The aim of this work was to measure the concentration of the indoor radon in 16 Portuguese thermal spas (38% of the thermal spas in Portugal) and assess its variability within each establishment as well as its contribution to the effective dose. The measurements were performed with CR-39 passive detectors placed at different workplaces within each thermal spa, for an average period of 42 days, in different seasons of the year. The indoor radon concentrations ranged from 68 to 4335 Bq/m3 with a geometric mean of 437 Bq/m3 and an arithmetic mean of 702 Bq/m3. Geological factors that can lead to such behaviour are discussed. The results showed that the EU reference level of 300 Bq/m3 (Directive 2013/59/EURATOM) was exceeded in several cases. No significant differences were observed among measurements taken during different seasons of the year, however, large differences of radon concentrations in different rooms of the same thermal establishment were noted as well as significant difference when comparing to other thermal establishments. The effective dose resulting from the inhalation of radon ranged between 2 and 32 mSv/y. In 43% of the thermal spas, the effective dose is likely to be higher than 6 mSv/y, which means that the exposure should be managed as a “planned exposure situation” according to the European Directive 2013/59/EURATOM. Also, in 19% of the cases, the annual effective dose exceeds 20 mSv/y, and in these cases, monitoring and radiological protection is required as laid down in the European Directive 2013/59/EURATOM.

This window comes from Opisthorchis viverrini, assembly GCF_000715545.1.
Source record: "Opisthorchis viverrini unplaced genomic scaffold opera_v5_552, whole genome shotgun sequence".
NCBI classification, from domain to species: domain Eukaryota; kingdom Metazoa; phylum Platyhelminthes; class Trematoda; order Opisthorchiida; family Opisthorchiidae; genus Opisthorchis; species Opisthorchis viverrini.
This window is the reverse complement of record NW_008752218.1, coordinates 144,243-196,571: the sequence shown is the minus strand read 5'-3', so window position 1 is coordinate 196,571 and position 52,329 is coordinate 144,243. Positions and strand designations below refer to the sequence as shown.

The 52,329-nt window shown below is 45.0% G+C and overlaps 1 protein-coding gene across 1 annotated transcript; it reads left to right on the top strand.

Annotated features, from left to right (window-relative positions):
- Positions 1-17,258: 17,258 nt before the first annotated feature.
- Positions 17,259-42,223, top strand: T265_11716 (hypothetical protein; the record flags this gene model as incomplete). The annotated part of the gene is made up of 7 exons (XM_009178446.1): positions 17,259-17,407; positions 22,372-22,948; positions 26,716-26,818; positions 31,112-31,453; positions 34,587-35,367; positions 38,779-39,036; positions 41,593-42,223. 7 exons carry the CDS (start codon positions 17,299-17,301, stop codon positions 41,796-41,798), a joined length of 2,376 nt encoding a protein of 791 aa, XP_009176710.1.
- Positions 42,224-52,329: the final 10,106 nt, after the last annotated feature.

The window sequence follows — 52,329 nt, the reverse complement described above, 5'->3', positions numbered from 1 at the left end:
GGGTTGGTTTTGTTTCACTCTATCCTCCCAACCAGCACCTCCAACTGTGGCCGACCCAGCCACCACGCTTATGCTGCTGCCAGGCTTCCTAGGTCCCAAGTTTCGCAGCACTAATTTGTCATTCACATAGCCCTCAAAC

1. Radão – um gás radioativo de origem natural, Instituto Tecnológico e Nuclear, Lisboa, Portugal, 2010. (Radon - a radioactive gas of natural origin, Technological and Nuclear Institute, Lisbon, Portugal, 2010.)
    Retrieved from: http://www.itn.pt/docum/relat/radao/itn_gas_radao.pps
    Retrieved on: Dec. 20, 2016
  2. “Sources and effects of ionizing Radiation,” United Nations Scientific Committee on the Effects of Atomic Radiation, New York (NY), USA, Rep. 46 (A/55/46), 2000.
    Retrieved from: http://www.unscear.org/docs/publications/2000/UNSCEAR_2000_Report_Vol.I.pdf
    Retrieved on: Dec. 20, 2016
  3. Cadernos da Direcção-Geral da Saúde, vol. 1, Lisboa, Portugal: Direcção-Geral da Saúde, 2002. (Notebooks of Directorate-General for Health, vol. 1, Lisbon, Portugal: Directorate-General for Health, 2002.)
    Retrieved from: https://www.dgs.pt/upload/membro.id/ficheiros/i005519.pdf
    Retrieved on: Dec. 14, 2016
  4. “Radiation Protection against Radon in Workplaces other than Mines,” IAEA and ILO, Vienna, Austria, Rep. 33, 2003.
    Retrieved from: http://www-pub.iaea.org/MTCD/publications/PDF/Pub1168_web.pdf
    Retrieved on: Dec. 14, 2016
  5. Radon and health, WHO, Geneva, Switzerland, 2007.
    Retrieved from: http://www.who.int/mediacentre/factsheets/fs291/en/
    Retrieved on: Dec. 14, 2016
  6. Handbook of indoor radon: A public health perspective, WHO, Geneva, Switzerland, 2009.
    Retrieved from: http://apps.who.int/iris/bitstream/10665/44149/1/9789241547673_eng.pdf
    Retrieved on: Dec. 14, 2016
  7. Consumer’s Guide to Radon Reduction: How to fix your home, United States Environmental Protection Agency, Washington (DC), USA, 2016.
    Retrieved from: https://www.epa.gov/sites/production/files/2016-12/documents/2016_consumers_guide_to_radon_reduction.pdf
    Retrieved on: Dec. 14, 2016